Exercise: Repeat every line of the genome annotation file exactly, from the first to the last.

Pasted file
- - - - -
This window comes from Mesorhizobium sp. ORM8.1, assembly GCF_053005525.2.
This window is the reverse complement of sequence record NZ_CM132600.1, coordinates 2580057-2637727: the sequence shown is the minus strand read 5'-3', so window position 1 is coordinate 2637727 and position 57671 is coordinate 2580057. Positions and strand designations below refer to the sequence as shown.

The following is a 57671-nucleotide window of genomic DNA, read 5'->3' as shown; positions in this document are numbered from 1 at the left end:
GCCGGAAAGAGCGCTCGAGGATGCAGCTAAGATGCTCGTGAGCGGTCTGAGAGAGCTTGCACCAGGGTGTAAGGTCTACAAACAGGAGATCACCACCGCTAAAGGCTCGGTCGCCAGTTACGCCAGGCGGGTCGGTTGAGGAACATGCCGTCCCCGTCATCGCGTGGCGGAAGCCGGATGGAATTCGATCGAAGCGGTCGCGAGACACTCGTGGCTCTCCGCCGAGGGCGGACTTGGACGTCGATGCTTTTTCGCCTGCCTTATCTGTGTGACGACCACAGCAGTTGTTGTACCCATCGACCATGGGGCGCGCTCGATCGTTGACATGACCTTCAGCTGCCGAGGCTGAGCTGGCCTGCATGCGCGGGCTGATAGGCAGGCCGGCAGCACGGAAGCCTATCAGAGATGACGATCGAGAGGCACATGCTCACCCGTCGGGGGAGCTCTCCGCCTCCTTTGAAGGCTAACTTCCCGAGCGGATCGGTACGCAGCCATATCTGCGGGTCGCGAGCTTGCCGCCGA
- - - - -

This window comes from Mesorhizobium sp. ORM8.1, assembly GCF_053005525.2.
This window is the reverse complement of sequence record NZ_CM132600.1, coordinates 2580057-2637727: the sequence shown is the minus strand read 5'-3', so window position 1 is coordinate 2637727 and position 57671 is coordinate 2580057. Positions and strand designations below refer to the sequence as shown.

The following is a 57671-nucleotide window of genomic DNA, read 5'->3' as shown; positions in this document are numbered from 1 at the left end:
GCCGGAAAGAGCGCTCGAGGATGCAGCTAAGATGCTCGTGAGCGGTCTGAGAGAGCTTGCACCAGGGTGTAAGGTCTACAAACAGGAGATCACCACCGCTAAAGGCTCGGTCGCCAGTTACGCCAGGCGGGTCGGTTGAGGAACATGCCGTCCCCGTCATCGCGTGGCGGAAGCCGGATGGAATTCGATCGAAGCGGTCGCGAGACACTCGTGGCTCTCCGCCGAGGGCGGACTTGGACGTCGATGCTTTTTCGCCTGCCTTATCTGTGTGACGACCACAGCAGTTGTTGTACCCATCGACCATGGGGCGCGCTCGATCGTTGACATGACCTTCAGCTGCCGAGGCTGAGCTGGCCTGCATGCGCGGGCTGATAGGCAGGCCGGCAGCACGGAAGCCTATCAGAGATGACGATCGAGAGGCACATGCTCACCCGTCGGGGGAGCTCTCCGCCTCCTTTGAAGGCTAACTTCCCGAGCGGATCGGTACGCAGCCATATCTGCGGGTCGCGAGCTTGCCGCCGA